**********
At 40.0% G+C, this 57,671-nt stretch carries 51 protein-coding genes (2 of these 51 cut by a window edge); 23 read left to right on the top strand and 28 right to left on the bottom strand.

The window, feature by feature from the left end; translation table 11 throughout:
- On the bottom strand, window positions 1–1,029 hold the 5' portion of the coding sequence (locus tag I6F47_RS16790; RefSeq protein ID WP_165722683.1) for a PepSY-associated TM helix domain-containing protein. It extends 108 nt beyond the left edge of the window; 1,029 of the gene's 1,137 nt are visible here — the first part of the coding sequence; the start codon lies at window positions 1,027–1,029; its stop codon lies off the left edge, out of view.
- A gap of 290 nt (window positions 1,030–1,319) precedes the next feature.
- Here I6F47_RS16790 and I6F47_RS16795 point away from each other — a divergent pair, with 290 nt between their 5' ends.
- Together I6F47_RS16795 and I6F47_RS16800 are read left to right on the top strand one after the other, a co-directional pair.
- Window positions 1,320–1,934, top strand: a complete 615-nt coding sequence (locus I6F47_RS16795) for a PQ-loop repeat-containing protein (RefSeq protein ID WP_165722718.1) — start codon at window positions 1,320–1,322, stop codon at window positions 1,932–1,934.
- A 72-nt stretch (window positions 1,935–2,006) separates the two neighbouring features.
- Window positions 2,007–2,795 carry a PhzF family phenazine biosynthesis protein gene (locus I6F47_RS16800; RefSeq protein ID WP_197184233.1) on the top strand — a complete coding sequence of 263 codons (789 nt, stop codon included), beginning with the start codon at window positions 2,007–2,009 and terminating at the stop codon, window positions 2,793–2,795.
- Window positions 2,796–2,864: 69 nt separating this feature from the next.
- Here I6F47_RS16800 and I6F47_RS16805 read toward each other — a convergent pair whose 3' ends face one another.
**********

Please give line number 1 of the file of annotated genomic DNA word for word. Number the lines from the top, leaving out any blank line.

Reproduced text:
At 40.0% G+C, this 57,671-nt stretch carries 51 protein-coding genes (2 of these 51 cut by a window edge); 23 read left to right on the top strand and 28 right to left on the bottom strand.